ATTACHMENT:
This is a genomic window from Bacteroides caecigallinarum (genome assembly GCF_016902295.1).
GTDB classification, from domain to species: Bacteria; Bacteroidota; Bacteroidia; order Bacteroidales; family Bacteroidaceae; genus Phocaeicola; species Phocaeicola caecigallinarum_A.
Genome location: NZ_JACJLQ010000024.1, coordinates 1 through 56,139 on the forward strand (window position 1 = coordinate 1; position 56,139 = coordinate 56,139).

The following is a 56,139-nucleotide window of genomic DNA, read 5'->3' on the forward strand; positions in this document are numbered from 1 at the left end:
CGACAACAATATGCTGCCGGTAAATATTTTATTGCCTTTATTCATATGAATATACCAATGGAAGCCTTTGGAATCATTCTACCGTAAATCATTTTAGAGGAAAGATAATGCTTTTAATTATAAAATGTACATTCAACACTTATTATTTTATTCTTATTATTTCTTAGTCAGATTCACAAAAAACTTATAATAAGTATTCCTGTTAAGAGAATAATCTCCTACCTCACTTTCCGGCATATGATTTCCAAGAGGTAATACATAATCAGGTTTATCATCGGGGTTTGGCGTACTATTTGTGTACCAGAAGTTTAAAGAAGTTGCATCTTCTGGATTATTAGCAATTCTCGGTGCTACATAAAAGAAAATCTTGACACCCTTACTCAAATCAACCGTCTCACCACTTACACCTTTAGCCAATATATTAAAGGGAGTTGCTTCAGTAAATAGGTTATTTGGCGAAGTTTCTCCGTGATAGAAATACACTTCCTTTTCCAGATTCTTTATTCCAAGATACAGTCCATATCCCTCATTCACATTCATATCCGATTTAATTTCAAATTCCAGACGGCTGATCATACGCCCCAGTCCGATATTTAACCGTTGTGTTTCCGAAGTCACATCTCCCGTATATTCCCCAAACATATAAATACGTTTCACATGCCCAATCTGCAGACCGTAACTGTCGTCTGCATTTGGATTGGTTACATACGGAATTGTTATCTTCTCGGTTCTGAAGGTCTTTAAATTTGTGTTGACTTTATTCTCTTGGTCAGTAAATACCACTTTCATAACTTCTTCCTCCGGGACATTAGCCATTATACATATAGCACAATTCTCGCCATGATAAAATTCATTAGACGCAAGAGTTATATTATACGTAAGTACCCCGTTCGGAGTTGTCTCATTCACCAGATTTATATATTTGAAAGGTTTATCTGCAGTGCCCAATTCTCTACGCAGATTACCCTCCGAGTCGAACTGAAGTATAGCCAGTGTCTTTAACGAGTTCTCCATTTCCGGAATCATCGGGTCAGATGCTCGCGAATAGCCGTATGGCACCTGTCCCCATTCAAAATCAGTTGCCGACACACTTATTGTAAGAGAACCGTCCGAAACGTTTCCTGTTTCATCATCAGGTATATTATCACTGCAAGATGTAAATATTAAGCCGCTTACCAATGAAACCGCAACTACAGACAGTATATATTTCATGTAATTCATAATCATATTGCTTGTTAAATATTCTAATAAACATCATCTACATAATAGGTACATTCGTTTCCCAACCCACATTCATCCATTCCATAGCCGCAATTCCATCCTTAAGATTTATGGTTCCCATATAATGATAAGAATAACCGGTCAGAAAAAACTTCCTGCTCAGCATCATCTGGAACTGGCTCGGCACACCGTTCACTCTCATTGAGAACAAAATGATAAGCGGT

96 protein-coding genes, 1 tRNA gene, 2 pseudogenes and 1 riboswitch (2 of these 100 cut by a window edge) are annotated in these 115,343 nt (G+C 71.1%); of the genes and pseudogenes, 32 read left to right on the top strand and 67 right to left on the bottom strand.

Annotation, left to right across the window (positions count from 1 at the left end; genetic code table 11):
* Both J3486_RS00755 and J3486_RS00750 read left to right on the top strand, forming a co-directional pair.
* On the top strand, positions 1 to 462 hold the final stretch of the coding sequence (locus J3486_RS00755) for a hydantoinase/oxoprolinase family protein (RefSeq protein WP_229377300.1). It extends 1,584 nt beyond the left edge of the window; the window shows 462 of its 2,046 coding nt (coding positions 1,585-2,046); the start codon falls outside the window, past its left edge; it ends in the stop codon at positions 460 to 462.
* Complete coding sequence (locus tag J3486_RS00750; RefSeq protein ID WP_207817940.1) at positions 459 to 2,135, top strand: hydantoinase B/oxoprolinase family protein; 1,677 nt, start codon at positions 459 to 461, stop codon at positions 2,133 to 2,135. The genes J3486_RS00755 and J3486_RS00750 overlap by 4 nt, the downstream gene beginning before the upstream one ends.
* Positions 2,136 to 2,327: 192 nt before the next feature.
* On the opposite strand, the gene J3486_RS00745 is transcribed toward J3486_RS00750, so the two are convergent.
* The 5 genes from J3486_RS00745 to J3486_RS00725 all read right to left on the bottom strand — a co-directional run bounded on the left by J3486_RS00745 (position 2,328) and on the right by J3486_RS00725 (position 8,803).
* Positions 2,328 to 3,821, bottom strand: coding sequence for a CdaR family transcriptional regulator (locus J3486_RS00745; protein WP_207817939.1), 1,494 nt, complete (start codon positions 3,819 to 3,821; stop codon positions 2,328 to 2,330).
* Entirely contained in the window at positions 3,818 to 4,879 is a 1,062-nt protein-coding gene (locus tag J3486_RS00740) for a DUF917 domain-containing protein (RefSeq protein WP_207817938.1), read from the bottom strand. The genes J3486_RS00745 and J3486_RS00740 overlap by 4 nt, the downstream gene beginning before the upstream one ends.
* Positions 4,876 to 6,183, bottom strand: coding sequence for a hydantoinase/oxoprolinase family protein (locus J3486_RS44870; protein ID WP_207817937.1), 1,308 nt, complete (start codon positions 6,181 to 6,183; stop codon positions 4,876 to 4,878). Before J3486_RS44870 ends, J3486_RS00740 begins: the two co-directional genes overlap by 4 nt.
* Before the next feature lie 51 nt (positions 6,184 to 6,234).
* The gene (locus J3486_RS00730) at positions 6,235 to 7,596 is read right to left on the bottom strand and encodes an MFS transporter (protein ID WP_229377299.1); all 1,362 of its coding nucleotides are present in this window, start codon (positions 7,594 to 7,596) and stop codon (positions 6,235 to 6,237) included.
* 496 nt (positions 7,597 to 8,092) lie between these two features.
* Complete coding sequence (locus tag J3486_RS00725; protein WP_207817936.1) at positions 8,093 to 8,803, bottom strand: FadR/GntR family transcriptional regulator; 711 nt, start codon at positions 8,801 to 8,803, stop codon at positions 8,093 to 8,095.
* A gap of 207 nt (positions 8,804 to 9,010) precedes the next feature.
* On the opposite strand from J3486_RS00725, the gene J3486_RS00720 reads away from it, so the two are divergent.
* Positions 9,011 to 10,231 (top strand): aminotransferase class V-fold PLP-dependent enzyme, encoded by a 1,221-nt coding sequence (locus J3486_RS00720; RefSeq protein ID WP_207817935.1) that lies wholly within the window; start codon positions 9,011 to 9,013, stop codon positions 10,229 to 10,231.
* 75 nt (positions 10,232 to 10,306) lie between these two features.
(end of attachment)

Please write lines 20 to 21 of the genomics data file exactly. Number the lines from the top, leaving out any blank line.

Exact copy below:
* Complete coding sequence (locus tag J3486_RS00725; protein WP_207817936.1) at positions 8,093 to 8,803, bottom strand: FadR/GntR family transcriptional regulator; 711 nt, start codon at positions 8,801 to 8,803, stop codon at positions 8,093 to 8,095.
* A gap of 207 nt (positions 8,804 to 9,010) precedes the next feature.